Cocorde - Version 2


This image and rendition of the classic chocolate-based Concorde absolutely thrilled me. It is a classic pastry invented by Gaston Lenôtre and in fact I created my own chocolate-blueberry rendition in my book, Unforgettable Desserts. The combination of meringue discs and mousse lends itself to interpretation and this one, from Edd Kimber, is stunning. Delicate and yet bold in its starkness – I couldn’t wait to try this. Edd combines pineapple with white chocolate mousse to great effect. The only thing I cannot vouch for is his suggestion that this freezes well. I have to admit it has never even occurred to me to freeze a meringue based creation such as this. If you try it, let me know how it works out! This recipe, as well as the Mixed Berry Charlotte, are from his new book, Patisserie Made Simple. Note that Edd uses extra-large eggs for these recipes.




From Patisserie Made Simpleby Edd Kimber, published by Kyle Books, 2015. Photography by Laura Edwards.



The Concorde is traditionally a cake made of chocolate meringue discs layered with chocolate mousse, created by one of the godfathers of modern French pastry, Gaston Lenôtre. To put my own stamp on the recipe, I have made it with a white chocolate mousse and added a pineapple compote, giving the dessert a stunning bright white finish, c’est tres chic!

Makes: 12 servings
For the pineapple compote:
  • 1 large pineapple (about
  • 21/4 pounds/500g), cored and diced
  • ½ cup/100g superfine sugar
For the meringue:
  • 5 extra-large egg whites
  • pinch of salt
  • heaping ¾ cup/160g superfine sugar
  • 11/8 cups/160g powdered sugar
For the white chocolate mousse:
  • 51/2 ounces/150g white chocolate, finely chopped
  • 12/3 cups/400ml whipping cream
  • zest of 2 limes
  • 2 extra-large egg whites
  • 21/2 tablespoons superfine sugar
  1. Put the pineapple and sugar in a medium pan with 3 tablespoons of water. Cook over medium heat for 15 to 20 minutes until the fruit is just starting to break down and the liquid has reduced to a syrup. Pour into a small bowl and put it in the refrigerator until needed.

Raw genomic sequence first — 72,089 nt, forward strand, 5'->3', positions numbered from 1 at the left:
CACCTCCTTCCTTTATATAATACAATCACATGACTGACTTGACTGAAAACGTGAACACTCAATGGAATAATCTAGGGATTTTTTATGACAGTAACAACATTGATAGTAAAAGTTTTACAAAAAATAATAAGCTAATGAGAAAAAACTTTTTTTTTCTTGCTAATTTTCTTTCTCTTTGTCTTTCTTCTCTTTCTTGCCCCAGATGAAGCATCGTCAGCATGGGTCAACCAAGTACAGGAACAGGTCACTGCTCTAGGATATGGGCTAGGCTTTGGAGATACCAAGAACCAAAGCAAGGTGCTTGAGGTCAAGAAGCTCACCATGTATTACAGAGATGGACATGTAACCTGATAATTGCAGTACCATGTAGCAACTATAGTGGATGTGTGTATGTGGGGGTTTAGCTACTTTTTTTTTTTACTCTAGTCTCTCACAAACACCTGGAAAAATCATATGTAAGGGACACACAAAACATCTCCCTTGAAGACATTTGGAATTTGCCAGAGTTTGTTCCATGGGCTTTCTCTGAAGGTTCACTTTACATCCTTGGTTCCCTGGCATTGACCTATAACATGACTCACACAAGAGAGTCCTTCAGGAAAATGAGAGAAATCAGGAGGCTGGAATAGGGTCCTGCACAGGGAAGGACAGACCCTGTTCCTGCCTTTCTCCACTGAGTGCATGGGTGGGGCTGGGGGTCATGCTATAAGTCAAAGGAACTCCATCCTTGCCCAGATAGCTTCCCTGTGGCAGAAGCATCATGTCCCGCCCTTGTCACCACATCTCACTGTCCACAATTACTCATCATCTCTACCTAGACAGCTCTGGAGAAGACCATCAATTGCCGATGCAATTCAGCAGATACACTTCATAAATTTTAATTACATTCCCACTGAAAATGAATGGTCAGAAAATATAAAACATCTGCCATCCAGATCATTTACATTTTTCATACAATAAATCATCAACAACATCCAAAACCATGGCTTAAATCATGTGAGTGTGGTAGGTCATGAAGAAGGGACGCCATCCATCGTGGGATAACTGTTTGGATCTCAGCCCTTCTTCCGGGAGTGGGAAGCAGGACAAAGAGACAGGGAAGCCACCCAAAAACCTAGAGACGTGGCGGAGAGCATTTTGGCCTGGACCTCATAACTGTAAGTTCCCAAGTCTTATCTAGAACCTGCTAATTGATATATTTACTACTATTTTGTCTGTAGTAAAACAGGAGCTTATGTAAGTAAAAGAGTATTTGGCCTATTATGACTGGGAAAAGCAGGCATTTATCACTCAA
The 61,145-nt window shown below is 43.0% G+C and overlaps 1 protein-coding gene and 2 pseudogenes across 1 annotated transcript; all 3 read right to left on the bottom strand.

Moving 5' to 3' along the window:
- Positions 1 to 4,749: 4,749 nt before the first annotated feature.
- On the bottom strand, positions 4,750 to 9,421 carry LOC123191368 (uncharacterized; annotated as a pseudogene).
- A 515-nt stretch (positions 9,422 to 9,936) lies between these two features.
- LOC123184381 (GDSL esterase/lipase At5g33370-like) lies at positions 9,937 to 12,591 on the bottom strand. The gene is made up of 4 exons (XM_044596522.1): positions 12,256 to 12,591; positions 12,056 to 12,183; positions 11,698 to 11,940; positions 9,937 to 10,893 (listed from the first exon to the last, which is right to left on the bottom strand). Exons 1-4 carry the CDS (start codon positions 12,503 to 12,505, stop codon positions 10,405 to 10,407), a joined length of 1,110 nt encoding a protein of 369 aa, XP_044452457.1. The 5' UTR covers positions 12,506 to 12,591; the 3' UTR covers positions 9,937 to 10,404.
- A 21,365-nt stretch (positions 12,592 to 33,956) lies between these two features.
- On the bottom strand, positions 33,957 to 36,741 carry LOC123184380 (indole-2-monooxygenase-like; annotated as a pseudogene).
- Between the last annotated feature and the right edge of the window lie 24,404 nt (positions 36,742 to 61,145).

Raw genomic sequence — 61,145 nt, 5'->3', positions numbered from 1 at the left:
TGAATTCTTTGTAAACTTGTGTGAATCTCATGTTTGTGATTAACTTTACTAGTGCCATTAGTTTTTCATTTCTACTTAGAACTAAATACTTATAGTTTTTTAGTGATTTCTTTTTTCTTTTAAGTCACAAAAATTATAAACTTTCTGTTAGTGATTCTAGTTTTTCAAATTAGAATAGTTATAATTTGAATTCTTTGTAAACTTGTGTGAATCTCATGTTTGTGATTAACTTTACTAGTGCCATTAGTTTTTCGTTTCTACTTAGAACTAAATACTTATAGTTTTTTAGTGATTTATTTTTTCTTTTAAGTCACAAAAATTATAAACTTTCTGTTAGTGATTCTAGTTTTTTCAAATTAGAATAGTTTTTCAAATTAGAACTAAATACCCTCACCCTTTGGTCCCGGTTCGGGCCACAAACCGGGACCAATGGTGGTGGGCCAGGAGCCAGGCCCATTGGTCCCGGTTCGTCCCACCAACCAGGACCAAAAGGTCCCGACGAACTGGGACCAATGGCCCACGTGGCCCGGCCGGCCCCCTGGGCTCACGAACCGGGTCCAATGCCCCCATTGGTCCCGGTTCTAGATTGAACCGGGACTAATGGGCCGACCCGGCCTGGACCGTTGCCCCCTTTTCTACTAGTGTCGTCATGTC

2. Preheat the oven to 225F and line three baking sheets with parchment paper. Draw three 8-inch circles on the back of the sheets of parchment. To make the meringue, put the egg whites and salt in a clean, greasefree bowl, and using an electric mixer, beat until they form soft peaks. Continue to beat while you slowly pour in the superfine sugar until the meringue is stiff and glossy. Sift over the powdered sugar in two batches and gently fold together until fully combined. Transfer the meringue to a piping bag fitted with a ⅝-inch plain round tip. Pipe the meringue into three discs, using your templates as a guide. Pipe the remaining meringue into long strips alongside the discs. Bake for 1 hour 40 minutes or until the meringue is crisp, turning the baking sheets occasionally. Turn off the oven and leave the meringues to cool completely.
  3. To make the mousse, melt the chocolate in a heatproof bowl over a pan of gently simmering water, making sure the bottom of the bowl doesn’t touch the water, and stirring occasionally. Remove from the heat. Put the cream and lime zest in a large bowl and whip until just holding soft peaks. Put the egg whites in a clean, grease-free bowl and, using an electric mixer, beat until foamy. Continue to beat while you slowly pour in the sugar until the meringue holds soft peaks. To bring the mousse together, fold the white chocolate into the cream, then fold the meringue into the cream mixture in two additions.
  4. To assemble the cake, put one of the meringue discs onto a plate and spread a thin layer of the mousse over the top. Spread half the pineapple compote over the mousse. Cover with another thin layer of mousse and gently press another disc on top. Repeat this layering a second time.
  5. Gently press the final meringue onto the cake and spread the remaining mousse over the top and sides.
  6. To finish, use a serrated knife to very gently cut the strips of meringue into short pieces about 1 inch long. Gently press the meringue pieces all over the sides and top of the cake, using the mousse to secure them. Once finished, put the cake in the freezer overnight. This will set the mousse and slightly soften the meringue, which makes it easier to cut and nicer to eat. To serve, transfer the cake to the refrigerator and leave it to thaw for a few hours before serving chilled or at room temperature.
  7. This keeps for up to 3 days in the refrigerator, or for up to 2 weeks frozen.




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